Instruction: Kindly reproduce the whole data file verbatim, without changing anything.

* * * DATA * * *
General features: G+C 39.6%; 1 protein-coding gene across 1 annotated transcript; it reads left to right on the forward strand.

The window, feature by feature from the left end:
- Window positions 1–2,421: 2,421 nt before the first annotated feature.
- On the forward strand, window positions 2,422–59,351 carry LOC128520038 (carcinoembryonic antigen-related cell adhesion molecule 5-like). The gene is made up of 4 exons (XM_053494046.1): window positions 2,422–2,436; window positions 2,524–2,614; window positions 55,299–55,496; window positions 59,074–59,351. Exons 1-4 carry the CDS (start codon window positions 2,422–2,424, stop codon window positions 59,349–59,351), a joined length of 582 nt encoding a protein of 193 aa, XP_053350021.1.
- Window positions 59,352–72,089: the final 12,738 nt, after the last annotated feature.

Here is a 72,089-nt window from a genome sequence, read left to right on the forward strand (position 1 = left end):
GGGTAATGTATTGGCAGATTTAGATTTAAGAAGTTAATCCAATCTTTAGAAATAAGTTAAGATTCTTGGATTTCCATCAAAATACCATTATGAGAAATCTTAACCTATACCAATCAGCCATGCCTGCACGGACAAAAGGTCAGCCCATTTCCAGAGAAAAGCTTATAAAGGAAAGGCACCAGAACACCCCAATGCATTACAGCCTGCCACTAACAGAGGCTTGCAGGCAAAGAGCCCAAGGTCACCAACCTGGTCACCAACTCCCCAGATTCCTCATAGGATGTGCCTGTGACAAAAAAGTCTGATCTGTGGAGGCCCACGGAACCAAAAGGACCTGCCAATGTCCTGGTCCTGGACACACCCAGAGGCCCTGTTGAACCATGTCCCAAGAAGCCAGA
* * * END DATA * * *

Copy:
General features: G+C 39.6%; 1 protein-coding gene across 1 annotated transcript; it reads left to right on the forward strand.

The window, feature by feature from the left end:
- Window positions 1–2,421: 2,421 nt before the first annotated feature.
- On the forward strand, window positions 2,422–59,351 carry LOC128520038 (carcinoembryonic antigen-related cell adhesion molecule 5-like). The gene is made up of 4 exons (XM_053494046.1): window positions 2,422–2,436; window positions 2,524–2,614; window positions 55,299–55,496; window positions 59,074–59,351. Exons 1-4 carry the CDS (start codon window positions 2,422–2,424, stop codon window positions 59,349–59,351), a joined length of 582 nt encoding a protein of 193 aa, XP_053350021.1.
- Window positions 59,352–72,089: the final 12,738 nt, after the last annotated feature.

Here is a 72,089-nt window from a genome sequence, read left to right on the forward strand (position 1 = left end):
GGGTAATGTATTGGCAGATTTAGATTTAAGAAGTTAATCCAATCTTTAGAAATAAGTTAAGATTCTTGGATTTCCATCAAAATACCATTATGAGAAATCTTAACCTATACCAATCAGCCATGCCTGCACGGACAAAAGGTCAGCCCATTTCCAGAGAAAAGCTTATAAAGGAAAGGCACCAGAACACCCCAATGCATTACAGCCTGCCACTAACAGAGGCTTGCAGGCAAAGAGCCCAAGGTCACCAACCTGGTCACCAACTCCCCAGATTCCTCATAGGATGTGCCTGTGACAAAAAAGTCTGATCTGTGGAGGCCCACGGAACCAAAAGGACCTGCCAATGTCCTGGTCCTGGACACACCCAGAGGCCCTGTTGAACCATGTCCCAAGAAGCCAGA